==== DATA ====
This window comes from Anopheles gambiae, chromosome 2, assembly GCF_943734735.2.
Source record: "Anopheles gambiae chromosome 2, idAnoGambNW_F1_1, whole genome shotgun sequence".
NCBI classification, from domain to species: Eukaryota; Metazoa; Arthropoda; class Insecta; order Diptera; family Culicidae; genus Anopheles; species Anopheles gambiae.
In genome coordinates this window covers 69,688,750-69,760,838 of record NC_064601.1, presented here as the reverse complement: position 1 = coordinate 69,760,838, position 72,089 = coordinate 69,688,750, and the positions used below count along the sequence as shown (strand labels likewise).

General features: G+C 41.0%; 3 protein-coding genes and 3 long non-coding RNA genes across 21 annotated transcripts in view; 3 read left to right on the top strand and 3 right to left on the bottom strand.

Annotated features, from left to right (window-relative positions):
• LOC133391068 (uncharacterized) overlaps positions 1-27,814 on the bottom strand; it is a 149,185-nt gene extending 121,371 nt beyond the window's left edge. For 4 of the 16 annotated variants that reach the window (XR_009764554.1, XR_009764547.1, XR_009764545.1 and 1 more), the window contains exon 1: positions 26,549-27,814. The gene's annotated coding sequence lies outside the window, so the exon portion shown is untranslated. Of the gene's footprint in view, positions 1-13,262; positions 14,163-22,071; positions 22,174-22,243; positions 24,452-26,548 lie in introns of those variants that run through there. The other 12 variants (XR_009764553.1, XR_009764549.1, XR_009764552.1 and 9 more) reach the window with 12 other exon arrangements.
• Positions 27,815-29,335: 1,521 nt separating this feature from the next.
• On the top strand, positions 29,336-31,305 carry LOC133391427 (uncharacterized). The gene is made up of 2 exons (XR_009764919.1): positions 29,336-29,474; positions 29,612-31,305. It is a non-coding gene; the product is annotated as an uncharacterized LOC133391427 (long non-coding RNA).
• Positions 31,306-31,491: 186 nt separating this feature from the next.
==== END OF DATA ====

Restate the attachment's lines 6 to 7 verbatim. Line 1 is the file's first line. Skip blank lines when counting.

Annotated features, from left to right (window-relative positions):
• LOC133391068 (uncharacterized) overlaps positions 1-27,814 on the bottom strand; it is a 149,185-nt gene extending 121,371 nt beyond the window's left edge. For 4 of the 16 annotated variants that reach the window (XR_009764554.1, XR_009764547.1, XR_009764545.1 and 1 more), the window contains exon 1: positions 26,549-27,814. The gene's annotated coding sequence lies outside the window, so the exon portion shown is untranslated. Of the gene's footprint in view, positions 1-13,262; positions 14,163-22,071; positions 22,174-22,243; positions 24,452-26,548 lie in introns of those variants that run through there. The other 12 variants (XR_009764553.1, XR_009764549.1, XR_009764552.1 and 9 more) reach the window with 12 other exon arrangements.